Fears of U.S. Mass Surveillance Spur Data Protection Proposals in Europe

Future Tense
The Citizen's Guide to the Future
May 17 2013 2:21 PM

Fears of U.S. Mass Surveillance Spur Data Protection Proposals in Europe

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The European Parliament in Strasbourg, France.

Photo by FREDERICK FLORIN/AFP/Getty Images

From real-time snooping on Gmail to grabbing reporters’ phone records, the U.S. government’s surveillance powers are a hot topic at home. But the issue is also making waves in Europe. There, fears over U.S. spy agencies’ ability to “browse the cloud” have helped spur proposals for sweeping new data protections that could eventually be in force across all 27 EU member states.

Ryan Gallagher Ryan Gallagher

Ryan Gallagher is a journalist who reports on surveillance, security, and civil liberties.

The European Parliament is currently working on two new draft laws that would reform regulations governing how personal data are processed in the E.U. One updates data privacy legislation from 1995, and is aimed in part at keeping pace with changes in data processing brought about in recent years by the Internet.The other is a directive that addresses how data can be processed in cross-border police investigations.

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As I reported back in January, a report warned EU parliamentarians that a 2008 amendment to the Foreign Intelligence Surveillance Act had authorized “purely political surveillance on foreigners' data” if the data are stored using U.S. cloud services like those provided by Google, Microsoft, and Facebook. The report was co-authored by Microsoft’s former chief privacy adviser, Caspar Bowden, who said that the FISA amendment had enabled “continuous mass-surveillance of ordinary lawful democratic political activities,” effectively authorizing the U.S. government to monitor European journalists, activists, and politicians who are engaged in any issue in which the United States has a stake.

Since Bowden’s report, several amendments to the data protection reform bill have been put forward, and they appear to be directly aimed at addressing potential U.S. snooping. One, proposed by Dutch member of European Parliament Sophia in 't Veld, would prohibit the transfer of personal data to cloud services under the jurisdiction of a “third country” (such as the United States) unless various criteria are met. These include obtaining the consent of the citizen and ensuring that he or she is notified of the “possibility of the personal data being subject to intelligence gathering or surveillance by third-country authorities.” A similar amendment put forward by Greek MEP Dimitrios Droutsa would also require that citizens are notified if their data are to be transferred to a third country’s jurisdiction. And another, proposed by Spanish MEP Carmen Romero López, would encourage whistleblowers to expose “unlawful processing of personal data” in cases involving third countries, offering safeguards against “laws prohibiting the uncovering of such unlawful processing”—which could include state secrecy laws designed to prevent disclosure of surveillance tactics.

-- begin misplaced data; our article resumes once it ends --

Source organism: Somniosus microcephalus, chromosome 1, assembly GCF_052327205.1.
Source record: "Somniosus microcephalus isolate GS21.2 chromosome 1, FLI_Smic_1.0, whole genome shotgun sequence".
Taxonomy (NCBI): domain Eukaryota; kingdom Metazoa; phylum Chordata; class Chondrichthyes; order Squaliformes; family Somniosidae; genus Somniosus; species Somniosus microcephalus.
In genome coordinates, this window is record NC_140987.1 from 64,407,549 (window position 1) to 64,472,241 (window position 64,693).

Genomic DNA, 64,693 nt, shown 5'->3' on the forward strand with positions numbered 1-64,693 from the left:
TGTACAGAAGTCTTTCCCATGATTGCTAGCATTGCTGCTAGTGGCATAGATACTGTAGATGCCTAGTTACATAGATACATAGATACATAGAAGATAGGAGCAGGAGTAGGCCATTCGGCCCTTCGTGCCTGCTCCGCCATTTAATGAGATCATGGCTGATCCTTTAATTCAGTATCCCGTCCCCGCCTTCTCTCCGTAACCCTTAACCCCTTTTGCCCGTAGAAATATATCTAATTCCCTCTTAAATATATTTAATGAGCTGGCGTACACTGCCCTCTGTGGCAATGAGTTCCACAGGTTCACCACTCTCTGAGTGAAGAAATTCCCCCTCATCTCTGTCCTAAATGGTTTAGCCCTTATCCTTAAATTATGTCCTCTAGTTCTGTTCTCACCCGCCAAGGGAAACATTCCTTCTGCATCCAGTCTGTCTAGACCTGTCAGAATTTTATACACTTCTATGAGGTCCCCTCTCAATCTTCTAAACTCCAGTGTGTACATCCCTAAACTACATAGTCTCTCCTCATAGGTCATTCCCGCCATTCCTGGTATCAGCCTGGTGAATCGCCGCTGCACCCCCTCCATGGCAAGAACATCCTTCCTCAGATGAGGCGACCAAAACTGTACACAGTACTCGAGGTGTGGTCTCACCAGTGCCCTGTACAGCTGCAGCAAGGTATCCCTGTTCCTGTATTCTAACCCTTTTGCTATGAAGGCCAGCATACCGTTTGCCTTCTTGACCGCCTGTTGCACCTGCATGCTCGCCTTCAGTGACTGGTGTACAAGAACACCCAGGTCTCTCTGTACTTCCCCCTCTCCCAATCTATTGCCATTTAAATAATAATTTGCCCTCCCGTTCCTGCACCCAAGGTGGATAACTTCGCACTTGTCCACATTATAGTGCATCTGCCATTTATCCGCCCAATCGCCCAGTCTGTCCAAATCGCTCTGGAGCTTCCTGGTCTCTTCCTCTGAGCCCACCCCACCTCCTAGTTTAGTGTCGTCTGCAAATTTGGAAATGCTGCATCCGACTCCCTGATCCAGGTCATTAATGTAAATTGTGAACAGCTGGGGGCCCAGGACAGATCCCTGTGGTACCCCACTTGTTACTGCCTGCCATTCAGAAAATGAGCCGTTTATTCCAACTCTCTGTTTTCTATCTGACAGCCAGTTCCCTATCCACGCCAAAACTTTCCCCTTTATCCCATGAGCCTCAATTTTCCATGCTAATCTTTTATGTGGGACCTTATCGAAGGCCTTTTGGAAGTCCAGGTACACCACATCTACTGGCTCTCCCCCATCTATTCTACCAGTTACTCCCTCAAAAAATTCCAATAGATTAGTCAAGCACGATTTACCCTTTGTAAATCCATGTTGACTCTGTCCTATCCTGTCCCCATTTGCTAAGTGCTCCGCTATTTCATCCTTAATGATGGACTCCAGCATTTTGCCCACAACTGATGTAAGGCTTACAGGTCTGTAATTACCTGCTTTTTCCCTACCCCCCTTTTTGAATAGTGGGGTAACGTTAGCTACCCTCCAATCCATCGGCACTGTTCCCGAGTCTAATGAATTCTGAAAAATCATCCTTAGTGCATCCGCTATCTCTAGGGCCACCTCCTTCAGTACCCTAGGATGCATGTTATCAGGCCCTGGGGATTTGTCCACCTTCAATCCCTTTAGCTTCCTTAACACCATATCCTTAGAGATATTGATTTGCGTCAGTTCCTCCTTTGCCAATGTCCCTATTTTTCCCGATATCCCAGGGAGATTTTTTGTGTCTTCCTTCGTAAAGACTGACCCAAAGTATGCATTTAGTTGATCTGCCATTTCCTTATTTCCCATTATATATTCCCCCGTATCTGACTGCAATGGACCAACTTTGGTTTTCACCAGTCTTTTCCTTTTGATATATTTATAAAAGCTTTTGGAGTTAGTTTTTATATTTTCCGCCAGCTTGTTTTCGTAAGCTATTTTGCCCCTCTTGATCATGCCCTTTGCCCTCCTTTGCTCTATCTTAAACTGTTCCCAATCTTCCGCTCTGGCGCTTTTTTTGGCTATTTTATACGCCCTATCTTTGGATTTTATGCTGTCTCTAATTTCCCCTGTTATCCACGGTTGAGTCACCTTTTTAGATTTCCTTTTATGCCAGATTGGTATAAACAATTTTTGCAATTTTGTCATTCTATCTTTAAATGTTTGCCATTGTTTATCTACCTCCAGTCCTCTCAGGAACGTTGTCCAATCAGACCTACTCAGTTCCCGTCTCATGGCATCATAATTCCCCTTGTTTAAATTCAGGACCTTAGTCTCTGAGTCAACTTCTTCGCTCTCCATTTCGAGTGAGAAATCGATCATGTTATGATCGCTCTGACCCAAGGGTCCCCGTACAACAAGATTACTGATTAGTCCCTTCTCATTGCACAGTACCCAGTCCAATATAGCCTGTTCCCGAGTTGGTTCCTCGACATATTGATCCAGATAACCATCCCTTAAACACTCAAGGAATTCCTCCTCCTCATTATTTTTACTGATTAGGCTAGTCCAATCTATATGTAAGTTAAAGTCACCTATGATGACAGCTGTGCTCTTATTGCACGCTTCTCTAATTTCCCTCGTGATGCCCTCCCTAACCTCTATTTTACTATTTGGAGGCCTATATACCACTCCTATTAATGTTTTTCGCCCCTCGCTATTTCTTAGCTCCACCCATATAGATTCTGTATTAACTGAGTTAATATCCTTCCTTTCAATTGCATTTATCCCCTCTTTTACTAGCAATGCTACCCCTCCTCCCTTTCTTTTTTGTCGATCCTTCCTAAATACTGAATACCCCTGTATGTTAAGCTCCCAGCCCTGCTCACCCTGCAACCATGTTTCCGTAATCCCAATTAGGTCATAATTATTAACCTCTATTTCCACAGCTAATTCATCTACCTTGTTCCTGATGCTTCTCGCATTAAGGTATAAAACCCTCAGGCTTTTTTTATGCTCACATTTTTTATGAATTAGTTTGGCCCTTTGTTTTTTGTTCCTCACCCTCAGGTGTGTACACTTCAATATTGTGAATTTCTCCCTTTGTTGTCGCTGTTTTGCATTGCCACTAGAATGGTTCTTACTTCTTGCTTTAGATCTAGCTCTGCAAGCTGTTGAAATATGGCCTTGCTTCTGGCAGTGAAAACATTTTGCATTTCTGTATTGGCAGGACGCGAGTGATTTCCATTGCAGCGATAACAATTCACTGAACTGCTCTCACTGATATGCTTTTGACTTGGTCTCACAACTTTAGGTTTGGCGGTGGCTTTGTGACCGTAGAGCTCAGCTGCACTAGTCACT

At a seminar Wednesday in Brussels, Belgium, in 't Veld blasted the European Commission, the European Parliament’s executive body, for being “extremely passive” in challenging U.S. authorities over FISA spying.* “We all know that our closest friend and ally across the Atlantic has a specific interest in collecting personal data mainly for all sorts of law enforcement and security purposes,” in 't Veld said, adding that she believed FISA allowed American spy agencies to "browse the cloud," and “give themselves access to all data including our data.” She said that the European Parliament needs to “sort out differences with our transatlantic partner about getting access to data.”

Bowden, the co-author of the January report, told me in a phone interview Thursday that he was concerned the data protection reforms may still contain loopholes, even with the proposed amendments. “The regulatory language only refers to 'requests' by foreign governments for data, and nowhere and never to automated and continuous mass-surveillance through a fibre-optic tap,” he said, referring to the kind of real-time monitoring the U.S. National Security Agency was alleged to have conducted in the aftermath of 9/11. The former Microsoft privacy chief criticized data protection authorities for what he said was a reluctance to get involved with anything labeled “national security.” They “seem oblivious to the fact that it should be part of their job to protect European citizens from political spying conducted under a foreign government's national security laws," Bowden said.

So far there have been nearly 4,000 amendments added to the proposed data protection reform, which is the highest number of amendments ever made to a single legislative file in the European Parliament. The text still has to be agreed with the member states, but lawmakers aim to reach an agreement before the end of 2013. The process has been the subject of much controversy, with some MEPs allegedly copy-pasting U.S. lobbyists’ proposed amendments verbatim. The lobbyists were accused in February of orchestrating a “massive campaign” to “water down the EU privacy regulation.”

*Correction, May 17, 2013: This article originally misstated the location of the seminar in which in 't Veld criticized the European Commission. It was in Brussels, Belgium, not Strasbourg, France.

Future Tense is a partnership of SlateNew America, and Arizona State University.

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